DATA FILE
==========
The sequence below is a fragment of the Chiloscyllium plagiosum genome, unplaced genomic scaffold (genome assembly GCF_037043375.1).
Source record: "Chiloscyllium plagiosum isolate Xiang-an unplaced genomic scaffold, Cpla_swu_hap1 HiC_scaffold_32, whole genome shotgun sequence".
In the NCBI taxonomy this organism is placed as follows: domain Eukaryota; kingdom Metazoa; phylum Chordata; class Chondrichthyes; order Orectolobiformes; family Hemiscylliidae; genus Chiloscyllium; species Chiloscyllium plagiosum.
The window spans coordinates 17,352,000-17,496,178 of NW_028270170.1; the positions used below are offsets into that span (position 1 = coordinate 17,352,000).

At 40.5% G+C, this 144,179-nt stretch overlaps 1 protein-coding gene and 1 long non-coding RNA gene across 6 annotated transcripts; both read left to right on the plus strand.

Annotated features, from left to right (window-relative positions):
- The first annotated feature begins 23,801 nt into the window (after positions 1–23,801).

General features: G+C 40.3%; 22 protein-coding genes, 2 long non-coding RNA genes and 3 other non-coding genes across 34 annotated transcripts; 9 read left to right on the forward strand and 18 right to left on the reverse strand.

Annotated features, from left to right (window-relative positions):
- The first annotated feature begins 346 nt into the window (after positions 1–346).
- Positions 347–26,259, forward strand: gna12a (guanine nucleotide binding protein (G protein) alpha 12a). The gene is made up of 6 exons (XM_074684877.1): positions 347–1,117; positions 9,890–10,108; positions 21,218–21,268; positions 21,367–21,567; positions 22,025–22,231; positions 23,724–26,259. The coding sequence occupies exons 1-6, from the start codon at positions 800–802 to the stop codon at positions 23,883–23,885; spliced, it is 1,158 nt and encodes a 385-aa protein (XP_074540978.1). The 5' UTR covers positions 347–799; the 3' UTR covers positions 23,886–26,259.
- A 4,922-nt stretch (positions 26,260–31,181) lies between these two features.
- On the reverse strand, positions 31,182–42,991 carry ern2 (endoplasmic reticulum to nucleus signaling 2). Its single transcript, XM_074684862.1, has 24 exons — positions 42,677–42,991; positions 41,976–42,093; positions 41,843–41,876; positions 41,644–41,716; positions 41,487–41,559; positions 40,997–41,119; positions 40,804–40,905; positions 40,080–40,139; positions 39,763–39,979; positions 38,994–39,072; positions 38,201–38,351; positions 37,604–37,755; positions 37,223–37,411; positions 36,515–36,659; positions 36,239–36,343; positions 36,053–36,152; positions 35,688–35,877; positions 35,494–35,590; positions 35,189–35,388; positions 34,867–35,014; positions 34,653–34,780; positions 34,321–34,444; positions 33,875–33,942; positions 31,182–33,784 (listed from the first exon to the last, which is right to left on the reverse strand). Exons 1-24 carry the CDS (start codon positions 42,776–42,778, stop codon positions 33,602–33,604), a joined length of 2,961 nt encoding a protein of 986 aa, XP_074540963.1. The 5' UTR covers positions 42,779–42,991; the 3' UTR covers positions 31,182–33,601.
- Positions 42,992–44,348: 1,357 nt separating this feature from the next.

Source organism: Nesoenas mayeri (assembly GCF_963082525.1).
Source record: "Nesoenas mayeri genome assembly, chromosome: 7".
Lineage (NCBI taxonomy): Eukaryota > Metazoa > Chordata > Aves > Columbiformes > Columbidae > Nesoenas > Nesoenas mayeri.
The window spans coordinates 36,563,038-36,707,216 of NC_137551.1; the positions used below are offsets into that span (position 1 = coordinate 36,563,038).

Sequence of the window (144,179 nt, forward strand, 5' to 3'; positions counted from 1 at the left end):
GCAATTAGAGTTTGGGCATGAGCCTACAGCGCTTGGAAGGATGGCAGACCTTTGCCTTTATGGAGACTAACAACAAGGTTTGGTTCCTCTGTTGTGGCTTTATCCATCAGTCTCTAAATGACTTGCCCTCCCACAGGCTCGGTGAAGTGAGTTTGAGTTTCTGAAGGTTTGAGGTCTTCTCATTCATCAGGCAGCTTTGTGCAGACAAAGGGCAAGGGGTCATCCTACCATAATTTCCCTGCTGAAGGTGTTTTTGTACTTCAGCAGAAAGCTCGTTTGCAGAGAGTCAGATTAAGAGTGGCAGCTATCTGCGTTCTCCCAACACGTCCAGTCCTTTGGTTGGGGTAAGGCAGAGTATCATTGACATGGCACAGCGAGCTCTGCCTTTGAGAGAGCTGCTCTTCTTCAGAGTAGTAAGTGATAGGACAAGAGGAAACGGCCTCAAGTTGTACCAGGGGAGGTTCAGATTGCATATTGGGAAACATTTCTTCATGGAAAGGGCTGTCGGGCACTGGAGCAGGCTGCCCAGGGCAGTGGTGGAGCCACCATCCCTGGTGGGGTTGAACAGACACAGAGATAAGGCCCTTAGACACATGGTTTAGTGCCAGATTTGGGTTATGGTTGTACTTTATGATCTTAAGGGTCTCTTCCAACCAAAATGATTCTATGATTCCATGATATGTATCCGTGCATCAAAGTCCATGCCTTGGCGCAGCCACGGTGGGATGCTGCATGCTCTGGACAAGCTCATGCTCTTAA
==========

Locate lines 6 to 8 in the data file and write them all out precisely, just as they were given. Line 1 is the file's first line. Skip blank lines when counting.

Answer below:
Annotated features, from left to right (window-relative positions):
- The first annotated feature begins 23,801 nt into the window (after positions 1–23,801).

General features: G+C 40.3%; 22 protein-coding genes, 2 long non-coding RNA genes and 3 other non-coding genes across 34 annotated transcripts; 9 read left to right on the forward strand and 18 right to left on the reverse strand.